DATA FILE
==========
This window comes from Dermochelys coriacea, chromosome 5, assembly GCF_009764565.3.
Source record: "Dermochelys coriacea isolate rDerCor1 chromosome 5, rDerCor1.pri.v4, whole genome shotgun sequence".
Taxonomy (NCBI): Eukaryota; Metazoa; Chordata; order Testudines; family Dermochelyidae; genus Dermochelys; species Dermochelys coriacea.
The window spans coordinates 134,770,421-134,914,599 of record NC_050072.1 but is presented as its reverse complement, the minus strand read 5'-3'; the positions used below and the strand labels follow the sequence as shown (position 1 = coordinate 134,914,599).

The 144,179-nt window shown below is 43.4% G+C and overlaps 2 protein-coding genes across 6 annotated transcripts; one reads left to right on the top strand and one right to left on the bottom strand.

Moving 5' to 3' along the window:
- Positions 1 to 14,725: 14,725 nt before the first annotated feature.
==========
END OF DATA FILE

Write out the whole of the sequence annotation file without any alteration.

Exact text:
This window comes from Dermochelys coriacea, chromosome 5, assembly GCF_009764565.3.
Source record: "Dermochelys coriacea isolate rDerCor1 chromosome 5, rDerCor1.pri.v4, whole genome shotgun sequence".
Taxonomy (NCBI): Eukaryota; Metazoa; Chordata; order Testudines; family Dermochelyidae; genus Dermochelys; species Dermochelys coriacea.
The window spans coordinates 134,770,421-134,914,599 of record NC_050072.1 but is presented as its reverse complement, the minus strand read 5'-3'; the positions used below and the strand labels follow the sequence as shown (position 1 = coordinate 134,914,599).

The 144,179-nt window shown below is 43.4% G+C and overlaps 2 protein-coding genes across 6 annotated transcripts; one reads left to right on the top strand and one right to left on the bottom strand.

Moving 5' to 3' along the window:
- Positions 1 to 14,725: 14,725 nt before the first annotated feature.